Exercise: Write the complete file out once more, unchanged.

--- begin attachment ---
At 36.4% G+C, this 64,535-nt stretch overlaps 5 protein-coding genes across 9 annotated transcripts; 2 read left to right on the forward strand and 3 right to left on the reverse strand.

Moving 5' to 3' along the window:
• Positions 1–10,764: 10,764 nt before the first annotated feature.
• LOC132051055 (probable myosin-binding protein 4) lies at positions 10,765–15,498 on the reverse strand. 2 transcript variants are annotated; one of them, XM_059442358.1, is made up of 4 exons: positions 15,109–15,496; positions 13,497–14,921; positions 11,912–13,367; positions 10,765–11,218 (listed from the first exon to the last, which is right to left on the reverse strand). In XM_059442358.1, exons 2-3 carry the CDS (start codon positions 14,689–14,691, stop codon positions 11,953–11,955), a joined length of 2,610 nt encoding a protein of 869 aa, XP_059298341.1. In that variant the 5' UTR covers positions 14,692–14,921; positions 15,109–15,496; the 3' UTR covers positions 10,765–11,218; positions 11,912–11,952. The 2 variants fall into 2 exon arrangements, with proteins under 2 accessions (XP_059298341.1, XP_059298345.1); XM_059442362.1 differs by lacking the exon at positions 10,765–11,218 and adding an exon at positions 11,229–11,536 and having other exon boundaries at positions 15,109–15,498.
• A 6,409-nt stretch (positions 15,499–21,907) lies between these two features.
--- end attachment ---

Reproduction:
At 36.4% G+C, this 64,535-nt stretch overlaps 5 protein-coding genes across 9 annotated transcripts; 2 read left to right on the forward strand and 3 right to left on the reverse strand.

Moving 5' to 3' along the window:
• Positions 1–10,764: 10,764 nt before the first annotated feature.
• LOC132051055 (probable myosin-binding protein 4) lies at positions 10,765–15,498 on the reverse strand. 2 transcript variants are annotated; one of them, XM_059442358.1, is made up of 4 exons: positions 15,109–15,496; positions 13,497–14,921; positions 11,912–13,367; positions 10,765–11,218 (listed from the first exon to the last, which is right to left on the reverse strand). In XM_059442358.1, exons 2-3 carry the CDS (start codon positions 14,689–14,691, stop codon positions 11,953–11,955), a joined length of 2,610 nt encoding a protein of 869 aa, XP_059298341.1. In that variant the 5' UTR covers positions 14,692–14,921; positions 15,109–15,496; the 3' UTR covers positions 10,765–11,218; positions 11,912–11,952. The 2 variants fall into 2 exon arrangements, with proteins under 2 accessions (XP_059298341.1, XP_059298345.1); XM_059442362.1 differs by lacking the exon at positions 10,765–11,218 and adding an exon at positions 11,229–11,536 and having other exon boundaries at positions 15,109–15,498.
• A 6,409-nt stretch (positions 15,499–21,907) lies between these two features.